Administration’s Drastic Drawdown of Strategic Petroleum Reserve Makes Us Vulnerable to Actual Oil Supply Shock

Although fracking technology has enabled renewed oil production in the U.S., the West remains heavily dependent on oil imports, especially from the Middle East. Even in the U.S., the current refining capacity is not well-matched to the type of light oil produced by fracking, so we still import oil (of types that our refineries can handle), although we also export fracked oil. Since oil remains the basis of so much economic activity, and since many oil exporting countries are unstable or even hostile to the U.S and our allies, the U.S. in 1975 established a large Strategic Petroleum Reserve (SPR) to store up crude oil. The storage is mainly in caverns in Texas and Louisiana, dissolved out of underground salt deposits. It was mainly filled in the Reagan/Bush administrations in the late 1970’s, and topped up under Bush II around 2003-2004.

The statutory purpose of this stockpile is to protect us and our allies against a “a significant reduction in supply which is of significant scope and duration,” per the Department of Energy. If such an event occurs, leading to high prices and associated economic impact, the President is authorized to release oil from the SPR. However,

In no case may the Reserve be drawn down…

 (A) in excess of an aggregate of 30,000,000 barrels with respect to each such shortage;

(B) for more than 60 days with respect to each such shortage;

Somehow various administrations and also Congress have circumvented these restrictions on draining the SPR, and over the years have sold off bits and pieces to raise money for government spending. However, the current administration has decimated the SPR, selling off a third of it (some 200 million barrels), mostly in the past six months:

Source: U.S. EIA

The administration projects this gusher to stop after November. Essentially all objective observers recognize this as primarily a political move, to reduce gasoline prices in order to curry favor with voters for the mid-term elections this November. It’s one thing to knock the price of gasoline down from $5.00/gallon back in the spring, when the world was panicked about Russia’s invasion of Ukraine, but to keep on selling into a moderated market is irresponsible. We haven’t had an actual shortfall in supply these past few months. Among other things, Russia keeps happily pumping and selling, out into the global grey market.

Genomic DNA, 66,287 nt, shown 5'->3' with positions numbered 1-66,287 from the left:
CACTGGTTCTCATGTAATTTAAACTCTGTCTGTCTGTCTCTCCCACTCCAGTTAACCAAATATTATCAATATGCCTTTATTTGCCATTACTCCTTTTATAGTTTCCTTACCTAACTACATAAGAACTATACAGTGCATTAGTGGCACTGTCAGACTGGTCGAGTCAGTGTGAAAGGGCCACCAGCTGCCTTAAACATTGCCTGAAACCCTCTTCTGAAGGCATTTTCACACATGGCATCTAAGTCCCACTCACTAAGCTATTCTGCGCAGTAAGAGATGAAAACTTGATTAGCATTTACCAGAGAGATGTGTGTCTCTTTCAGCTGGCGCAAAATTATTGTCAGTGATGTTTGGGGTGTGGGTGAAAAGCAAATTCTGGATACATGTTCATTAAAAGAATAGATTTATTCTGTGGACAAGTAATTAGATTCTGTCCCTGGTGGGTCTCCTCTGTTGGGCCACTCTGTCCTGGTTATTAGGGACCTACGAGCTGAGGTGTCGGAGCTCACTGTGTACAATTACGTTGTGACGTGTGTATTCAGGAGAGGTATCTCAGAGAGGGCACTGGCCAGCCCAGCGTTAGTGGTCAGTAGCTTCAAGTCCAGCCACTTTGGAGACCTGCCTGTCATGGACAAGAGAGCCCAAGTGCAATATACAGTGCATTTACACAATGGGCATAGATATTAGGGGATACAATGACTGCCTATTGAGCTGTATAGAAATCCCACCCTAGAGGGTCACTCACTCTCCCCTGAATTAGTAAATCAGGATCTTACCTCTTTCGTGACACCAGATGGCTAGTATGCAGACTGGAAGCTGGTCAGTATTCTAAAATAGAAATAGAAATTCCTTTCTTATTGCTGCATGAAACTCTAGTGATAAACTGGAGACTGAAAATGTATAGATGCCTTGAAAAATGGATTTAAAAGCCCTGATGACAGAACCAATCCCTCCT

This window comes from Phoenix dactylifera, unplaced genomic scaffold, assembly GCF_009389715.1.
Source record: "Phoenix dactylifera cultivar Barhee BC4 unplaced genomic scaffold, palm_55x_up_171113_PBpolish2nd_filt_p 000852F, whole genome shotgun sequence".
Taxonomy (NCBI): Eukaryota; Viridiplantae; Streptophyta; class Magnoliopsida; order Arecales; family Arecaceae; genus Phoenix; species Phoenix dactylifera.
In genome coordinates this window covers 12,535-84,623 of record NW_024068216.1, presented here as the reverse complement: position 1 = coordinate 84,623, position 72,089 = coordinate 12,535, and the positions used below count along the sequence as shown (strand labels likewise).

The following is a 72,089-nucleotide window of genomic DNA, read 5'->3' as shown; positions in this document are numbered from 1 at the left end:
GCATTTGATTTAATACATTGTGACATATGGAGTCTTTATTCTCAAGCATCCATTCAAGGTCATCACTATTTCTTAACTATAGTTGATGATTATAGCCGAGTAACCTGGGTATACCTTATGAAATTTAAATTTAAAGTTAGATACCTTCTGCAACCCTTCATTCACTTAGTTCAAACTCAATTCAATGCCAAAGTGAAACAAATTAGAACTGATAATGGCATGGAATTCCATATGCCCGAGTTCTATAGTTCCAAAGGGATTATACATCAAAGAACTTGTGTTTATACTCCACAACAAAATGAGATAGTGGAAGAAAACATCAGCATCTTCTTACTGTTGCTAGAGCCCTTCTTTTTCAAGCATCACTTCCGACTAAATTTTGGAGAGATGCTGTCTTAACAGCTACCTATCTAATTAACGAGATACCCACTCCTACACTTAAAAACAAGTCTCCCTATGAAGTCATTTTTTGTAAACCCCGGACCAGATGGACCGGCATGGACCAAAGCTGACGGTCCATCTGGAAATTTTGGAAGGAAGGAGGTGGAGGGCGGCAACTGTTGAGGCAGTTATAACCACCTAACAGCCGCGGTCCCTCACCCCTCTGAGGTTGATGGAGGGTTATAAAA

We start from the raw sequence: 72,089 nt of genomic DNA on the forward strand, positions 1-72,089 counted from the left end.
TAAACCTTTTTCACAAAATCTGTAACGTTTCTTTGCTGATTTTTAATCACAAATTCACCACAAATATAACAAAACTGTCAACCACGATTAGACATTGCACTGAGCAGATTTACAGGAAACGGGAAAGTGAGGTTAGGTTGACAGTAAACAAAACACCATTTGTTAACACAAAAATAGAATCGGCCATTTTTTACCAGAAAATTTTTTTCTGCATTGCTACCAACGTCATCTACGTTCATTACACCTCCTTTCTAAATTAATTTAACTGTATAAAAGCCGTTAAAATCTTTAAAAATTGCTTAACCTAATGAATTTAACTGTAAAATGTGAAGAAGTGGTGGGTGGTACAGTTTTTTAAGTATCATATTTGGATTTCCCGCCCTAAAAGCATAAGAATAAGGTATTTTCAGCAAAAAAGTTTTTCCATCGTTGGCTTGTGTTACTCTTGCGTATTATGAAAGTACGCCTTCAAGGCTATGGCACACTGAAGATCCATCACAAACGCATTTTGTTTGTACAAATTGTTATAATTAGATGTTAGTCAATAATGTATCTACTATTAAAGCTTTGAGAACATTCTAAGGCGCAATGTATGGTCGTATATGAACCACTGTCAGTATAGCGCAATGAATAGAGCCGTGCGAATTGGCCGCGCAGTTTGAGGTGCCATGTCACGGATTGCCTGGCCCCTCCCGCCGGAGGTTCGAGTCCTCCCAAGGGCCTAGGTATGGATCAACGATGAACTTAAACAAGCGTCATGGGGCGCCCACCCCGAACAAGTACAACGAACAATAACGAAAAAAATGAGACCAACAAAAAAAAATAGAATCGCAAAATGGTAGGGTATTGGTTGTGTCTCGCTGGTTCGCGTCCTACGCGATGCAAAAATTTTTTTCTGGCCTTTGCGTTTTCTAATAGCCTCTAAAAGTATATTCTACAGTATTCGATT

I won’t belabor the point here (stay tuned for more posts on this subject), but the world is structurally short of oil. With this administration having spent its first year demonizing oil and oil companies, the petroleum industry is understandably cautious about making expensive investments in future oil production. They know they will be stabbed in the back as soon as the current party in power no longer needs them.

By dumping this oil now, the administration is making the U.S. and the West more vulnerable later, if there is an actual global oil supply crisis (think: Iran vs. Saudi Arabia in the Persian Gulf…). Irritated by the lowish oil prices engendered by the SPR release, OPEC just announced production cuts which will drive prices right back up. They can cut production far longer than we can drain the SPR. If this all motivates further investment in low CO2 energy (including nuclear), that is perhaps a good thing. But between now, and attaining a carbon-free utopia in the future, we need to keep the crude flowing. Let us hope for the best here.

Energy analyst Robert Rapier writes:

Ultimately, drawing down the SPR was a political decision. Think about it. An administration that has frequently emphasized the importance of reducing carbon emissions is trying to increase oil supplies to bring down rising oil prices — which will in turn help keep demand (and carbon emissions) high.

But even though the Biden Administration wants to address rising carbon emissions, high gasoline prices cause incumbents to lose elections. So, they try to tame gasoline prices even though it contradicts one of their key objectives of reducing carbon emissions.

The SPR has now been depleted since President Biden took office from 640 million barrels to 450 million barrels…

President Biden’s gamble to deplete the SPR in order to fight high oil prices may not hurt him at all. Of course, if for some reason we had a true supply emergency and found ourselves needing that oil, it would be looked upon as a terrible decision.